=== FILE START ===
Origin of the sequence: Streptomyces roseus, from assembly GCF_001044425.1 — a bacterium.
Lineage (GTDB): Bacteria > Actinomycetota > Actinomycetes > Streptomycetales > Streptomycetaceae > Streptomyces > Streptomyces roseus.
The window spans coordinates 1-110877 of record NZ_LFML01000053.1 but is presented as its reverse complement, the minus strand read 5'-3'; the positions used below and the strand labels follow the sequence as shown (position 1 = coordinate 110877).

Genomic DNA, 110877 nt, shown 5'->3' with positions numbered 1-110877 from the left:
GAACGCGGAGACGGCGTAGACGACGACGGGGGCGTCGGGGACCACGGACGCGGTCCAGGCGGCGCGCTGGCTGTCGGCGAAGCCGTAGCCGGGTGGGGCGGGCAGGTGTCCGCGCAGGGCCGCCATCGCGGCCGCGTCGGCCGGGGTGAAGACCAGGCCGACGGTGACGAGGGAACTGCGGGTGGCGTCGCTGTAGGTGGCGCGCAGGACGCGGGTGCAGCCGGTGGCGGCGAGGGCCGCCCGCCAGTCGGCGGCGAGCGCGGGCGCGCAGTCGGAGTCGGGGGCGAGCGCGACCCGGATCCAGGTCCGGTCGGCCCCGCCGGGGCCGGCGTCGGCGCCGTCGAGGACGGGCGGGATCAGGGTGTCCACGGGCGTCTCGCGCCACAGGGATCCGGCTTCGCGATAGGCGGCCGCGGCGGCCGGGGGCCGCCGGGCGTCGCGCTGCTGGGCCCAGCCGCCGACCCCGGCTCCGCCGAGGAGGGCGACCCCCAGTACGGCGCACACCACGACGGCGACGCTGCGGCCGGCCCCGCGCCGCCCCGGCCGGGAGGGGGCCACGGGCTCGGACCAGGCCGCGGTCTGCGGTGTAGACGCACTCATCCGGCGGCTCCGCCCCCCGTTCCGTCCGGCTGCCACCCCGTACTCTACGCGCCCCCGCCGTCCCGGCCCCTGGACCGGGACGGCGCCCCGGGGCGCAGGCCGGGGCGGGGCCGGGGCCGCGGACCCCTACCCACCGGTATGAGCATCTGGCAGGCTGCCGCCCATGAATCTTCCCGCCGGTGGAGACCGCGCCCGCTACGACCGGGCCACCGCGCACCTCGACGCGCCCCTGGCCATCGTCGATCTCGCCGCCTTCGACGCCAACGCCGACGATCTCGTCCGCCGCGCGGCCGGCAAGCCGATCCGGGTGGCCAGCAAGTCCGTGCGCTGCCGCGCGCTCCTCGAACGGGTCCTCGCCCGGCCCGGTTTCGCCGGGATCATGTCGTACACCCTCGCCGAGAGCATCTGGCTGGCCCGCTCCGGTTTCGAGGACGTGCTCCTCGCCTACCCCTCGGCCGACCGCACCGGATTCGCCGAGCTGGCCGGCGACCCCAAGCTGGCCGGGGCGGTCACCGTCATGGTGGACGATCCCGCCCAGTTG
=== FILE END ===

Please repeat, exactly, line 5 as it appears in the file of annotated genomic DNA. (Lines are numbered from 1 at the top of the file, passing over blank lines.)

GAACGCGGAGACGGCGTAGACGACGACGGGGGCGTCGGGGACCACGGACGCGGTCCAGGCGGCGCGCTGGCTGTCGGCGAAGCCGTAGCCGGGTGGGGCGGGCAGGTGTCCGCGCAGGGCCGCCATCGCGGCCGCGTCGGCCGGGGTGAAGACCAGGCCGACGGTGACGAGGGAACTGCGGGTGGCGTCGCTGTAGGTGGCGCGCAGGACGCGGGTGCAGCCGGTGGCGGCGAGGGCCGCCCGCCAGTCGGCGGCGAGCGCGGGCGCGCAGTCGGAGTCGGGGGCGAGCGCGACCCGGATCCAGGTCCGGTCGGCCCCGCCGGGGCCGGCGTCGGCGCCGTCGAGGACGGGCGGGATCAGGGTGTCCACGGGCGTCTCGCGCCACAGGGATCCGGCTTCGCGATAGGCGGCCGCGGCGGCCGGGGGCCGCCGGGCGTCGCGCTGCTGGGCCCAGCCGCCGACCCCGGCTCCGCCGAGGAGGGCGACCCCCAGTACGGCGCACACCACGACGGCGACGCTGCGGCCGGCCCCGCGCCGCCCCGGCCGGGAGGGGGCCACGGGCTCGGACCAGGCCGCGGTCTGCGGTGTAGACGCACTCATCCGGCGGCTCCGCCCCCCGTTCCGTCCGGCTGCCACCCCGTACTCTACGCGCCCCCGCCGTCCCGGCCCCTGGACCGGGACGGCGCCCCGGGGCGCAGGCCGGGGCGGGGCCGGGGCCGCGGACCCCTACCCACCGGTATGAGCATCTGGCAGGCTGCCGCCCATGAATCTTCCCGCCGGTGGAGACCGCGCCCGCTACGACCGGGCCACCGCGCACCTCGACGCGCCCCTGGCCATCGTCGATCTCGCCGCCTTCGACGCCAACGCCGACGATCTCGTCCGCCGCGCGGCCGGCAAGCCGATCCGGGTGGCCAGCAAGTCCGTGCGCTGCCGCGCGCTCCTCGAACGGGTCCTCGCCCGGCCCGGTTTCGCCGGGATCATGTCGTACACCCTCGCCGAGAGCATCTGGCTGGCCCGCTCCGGTTTCGAGGACGTGCTCCTCGCCTACCCCTCGGCCGACCGCACCGGATTCGCCGAGCTGGCCGGCGACCCCAAGCTGGCCGGGGCGGTCACCGTCATGGTGGACGATCCCGCCCAGTTG